How to Identify Poison Ivy
More than half of people are allergic to poison ivy, a common plant found throughout North America. Because an allergic reaction to this plant can cause uncomfortable symptoms, knowing how to properly identify this common plant is recommended, especially for people who spend a significant amount of time outdoors. Below is some information people can use to properly identify and avoid poison ivy.
Why is it dangerous?
Poison ivy contains an oil known as urushiol, which causes a rash in people who are allergic to it. The rash typically consists of fluid-filled blisters that may itch and weep. To contract the rash, people must come into direct contact with the oil. The oil may be found on the plant itself, as well as on objects, people or pets that have touched the plant. Reactions may also occur among people who inhale smoke produced by the burning of the poison ivy plant.
Identifying Poison Ivy
Poison ivy plants can be found in a variety of locations, from vacant lots to deep in the woods. Poison ivy may grow as a single plant, a bush or a vine. Typically, poison ivy plants are characterized by various stems that each contain three leaves.
The leaves will be close together, and they may appear shiny. Leaves on poison ivy plants are usually bright or dark green in the spring and red or orange in autumn. If the leaf is turned over or viewed from below, the bottom will appear fuzzy and lighter in color. Poison ivy plants also produce dense clusters of berries, which are white in color and usually appear late in the summer and remain on the plant until winter.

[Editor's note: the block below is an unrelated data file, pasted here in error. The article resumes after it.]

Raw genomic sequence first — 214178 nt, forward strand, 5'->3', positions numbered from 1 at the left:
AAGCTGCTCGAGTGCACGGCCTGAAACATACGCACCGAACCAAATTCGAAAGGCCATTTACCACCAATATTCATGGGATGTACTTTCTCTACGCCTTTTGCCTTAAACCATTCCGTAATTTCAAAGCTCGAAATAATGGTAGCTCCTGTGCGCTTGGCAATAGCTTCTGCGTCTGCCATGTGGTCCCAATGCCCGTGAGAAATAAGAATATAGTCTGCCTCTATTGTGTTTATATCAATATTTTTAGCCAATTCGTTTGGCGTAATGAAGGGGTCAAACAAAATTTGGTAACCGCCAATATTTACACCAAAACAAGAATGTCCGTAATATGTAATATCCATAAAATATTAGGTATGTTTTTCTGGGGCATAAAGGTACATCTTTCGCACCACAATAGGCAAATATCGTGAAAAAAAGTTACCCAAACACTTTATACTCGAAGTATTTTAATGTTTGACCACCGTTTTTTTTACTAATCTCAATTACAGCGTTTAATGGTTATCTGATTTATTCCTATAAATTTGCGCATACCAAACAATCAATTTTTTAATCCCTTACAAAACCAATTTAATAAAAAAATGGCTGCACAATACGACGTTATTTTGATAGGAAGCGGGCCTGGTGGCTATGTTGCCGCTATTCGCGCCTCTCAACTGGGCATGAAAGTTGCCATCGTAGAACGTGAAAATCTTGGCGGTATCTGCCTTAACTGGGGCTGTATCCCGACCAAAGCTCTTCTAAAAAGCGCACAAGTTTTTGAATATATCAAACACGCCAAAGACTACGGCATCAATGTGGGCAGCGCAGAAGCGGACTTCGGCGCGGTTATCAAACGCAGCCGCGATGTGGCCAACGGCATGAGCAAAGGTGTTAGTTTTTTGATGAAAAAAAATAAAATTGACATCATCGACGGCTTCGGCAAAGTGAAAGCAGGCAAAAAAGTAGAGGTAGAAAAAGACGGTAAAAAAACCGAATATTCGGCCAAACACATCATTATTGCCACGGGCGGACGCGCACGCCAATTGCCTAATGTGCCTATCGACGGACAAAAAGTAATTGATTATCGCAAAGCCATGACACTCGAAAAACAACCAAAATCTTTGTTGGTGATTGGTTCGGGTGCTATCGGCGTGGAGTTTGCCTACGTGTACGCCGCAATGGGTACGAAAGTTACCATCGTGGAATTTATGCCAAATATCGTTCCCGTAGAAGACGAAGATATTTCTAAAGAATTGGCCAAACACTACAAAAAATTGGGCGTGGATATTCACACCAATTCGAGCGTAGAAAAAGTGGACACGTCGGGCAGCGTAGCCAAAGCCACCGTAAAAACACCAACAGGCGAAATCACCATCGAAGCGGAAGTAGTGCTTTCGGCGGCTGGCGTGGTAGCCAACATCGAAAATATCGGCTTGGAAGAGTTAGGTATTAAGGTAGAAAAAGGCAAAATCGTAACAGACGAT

Dealing with Poison Ivy
If you come across poison ivy in your backyard or on your next hike, avoid touching any part of the plant. If you accidently touch part of the plant, wash the oil off your skin immediately with warm water and soap. Keep in mind that not all soaps will effectively remove poison ivy oils. Special soaps are available for purchase, or you can simply use dish detergent. If you develop a rash, you can treat the symptoms with topical steroids and anti-itch creams. In severe cases, oral steroids may be necessary. Regardless of the severity of your reaction, you should not scratch the rash, as this can lead to skin damage and infection.
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